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What we know so far about how West African countries responded to undersea cable disruptions

March 17, 2024

The recent undersea cable disruptions that caused internet blackouts in multiple West African nations, each country's response has revealed intriguing insights into redundancy strategies and recovery efforts.

IMANI Vice President offered a breakdown of how various affected countries are handling the data disruption, shedding light on the complex dynamics at play.

emerged as a standout case, with its main Cable Landing Station operator, Zoodlabs, successfully restoring 100% capacity through well-designed redundancy logic. Simons highlighted the country's smart branching unit topology as a key factor in achieving this remarkable feat, emphasizing the importance of regulatory bodies learning from such successes.

Despite market differences that may limit redundancy strategies, Simons underscored the need for smarter broadband policies, advocating for the implementation of local Content Delivery Networks (CDNs) and terrestrial links.

According to CDN observatories, and have nearly fully recovered from the disruptions, while is witnessing a gradual pickup in traffic. Ghana and initially showed signs of recovery but encountered setbacks. However, overall recovery is happening faster than expected across most West African countries.

Ivory Coast's notable recovery strategy involves a “pooling” method, where all telcos have shifted to the Moov line. In contrast, Ghana's cable utilization remains low, prompting questions about the effectiveness of pooling strategies, particularly utilizing the Glo-1 line.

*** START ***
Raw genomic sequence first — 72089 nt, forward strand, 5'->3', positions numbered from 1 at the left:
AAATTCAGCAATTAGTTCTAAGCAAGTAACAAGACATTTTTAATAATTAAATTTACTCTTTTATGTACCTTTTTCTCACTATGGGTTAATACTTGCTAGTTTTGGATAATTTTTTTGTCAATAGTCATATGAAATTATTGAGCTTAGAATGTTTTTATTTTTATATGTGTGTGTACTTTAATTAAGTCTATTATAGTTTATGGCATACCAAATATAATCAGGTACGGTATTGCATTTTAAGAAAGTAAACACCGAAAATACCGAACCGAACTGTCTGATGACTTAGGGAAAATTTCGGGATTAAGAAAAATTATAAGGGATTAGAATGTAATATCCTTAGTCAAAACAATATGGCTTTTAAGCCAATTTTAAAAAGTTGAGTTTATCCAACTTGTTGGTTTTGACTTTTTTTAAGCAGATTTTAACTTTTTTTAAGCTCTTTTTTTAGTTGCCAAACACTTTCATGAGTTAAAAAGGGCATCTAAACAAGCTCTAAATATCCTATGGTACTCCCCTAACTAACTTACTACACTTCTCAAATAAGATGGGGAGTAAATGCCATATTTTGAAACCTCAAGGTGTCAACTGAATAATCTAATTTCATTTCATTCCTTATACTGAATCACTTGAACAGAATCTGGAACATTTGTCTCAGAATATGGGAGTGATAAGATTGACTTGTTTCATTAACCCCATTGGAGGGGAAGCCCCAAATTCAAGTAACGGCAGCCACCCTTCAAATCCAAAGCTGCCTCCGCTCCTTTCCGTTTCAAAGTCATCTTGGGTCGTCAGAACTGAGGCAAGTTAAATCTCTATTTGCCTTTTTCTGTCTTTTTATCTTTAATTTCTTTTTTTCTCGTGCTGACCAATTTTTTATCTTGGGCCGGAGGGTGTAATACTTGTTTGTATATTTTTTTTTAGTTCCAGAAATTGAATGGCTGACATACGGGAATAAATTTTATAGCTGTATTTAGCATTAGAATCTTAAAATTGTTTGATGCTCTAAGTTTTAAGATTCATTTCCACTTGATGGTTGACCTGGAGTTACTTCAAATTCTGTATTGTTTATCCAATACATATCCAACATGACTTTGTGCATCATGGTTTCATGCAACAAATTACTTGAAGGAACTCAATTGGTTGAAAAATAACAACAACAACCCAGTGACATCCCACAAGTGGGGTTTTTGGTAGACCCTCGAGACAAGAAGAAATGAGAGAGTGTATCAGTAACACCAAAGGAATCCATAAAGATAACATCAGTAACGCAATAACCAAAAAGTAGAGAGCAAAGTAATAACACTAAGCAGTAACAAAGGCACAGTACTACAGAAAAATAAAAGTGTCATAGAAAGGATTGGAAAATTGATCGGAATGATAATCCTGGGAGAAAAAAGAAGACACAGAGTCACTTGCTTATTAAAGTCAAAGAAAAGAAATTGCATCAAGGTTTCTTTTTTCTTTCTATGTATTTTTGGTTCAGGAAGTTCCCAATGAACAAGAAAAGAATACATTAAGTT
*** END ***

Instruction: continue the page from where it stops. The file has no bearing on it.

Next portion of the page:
Clarifying the situation in Ghana, Simons highlighted that four out of five cables are down, with only the Glo-1 cable, used by AirtelTigo, operational. He questioned why multiple telcos cannot pool through a single cable, a strategy successfully employed in Ivory Coast.

Simons also raised cybersecurity concerns, noting that Ghana's practice of centralizing all cables in one station operated by Netactuate could pose a tempting target for cyber-attacks. In contrast, 's decision to land cables far away from Lagos was motivated in part by security considerations.

Delving into Ghana's specific situation, Simons raised critical questions about the efficacy of measures like “pooling,” which proved successful in Ivory Coast. He expressed concerns about the socioeconomic impact of the outage and urged authorities to provide more detailed explanations, particularly regarding Ghana's low connectivity status, which currently trails behind other affected nations.

Mr Simons feels the statement released by Ghana's telecom regulator, the NCA, while providing a timeframe of minimum 5 weeks for the internet cables to return to normal, does not explain why Ghana's connectivity level is now the lowest in the region, even lower than Ivory Coast, the worst impacted.

“The NCA statement does not explain why measures, such as “pooling”, which have improved things for Ivory Coast and others, don't work for Ghana. The socioeconomic impact of this outage is such that the authorities need to provide more detailed insights than they have done so far.” Mr. Bright Simons added.

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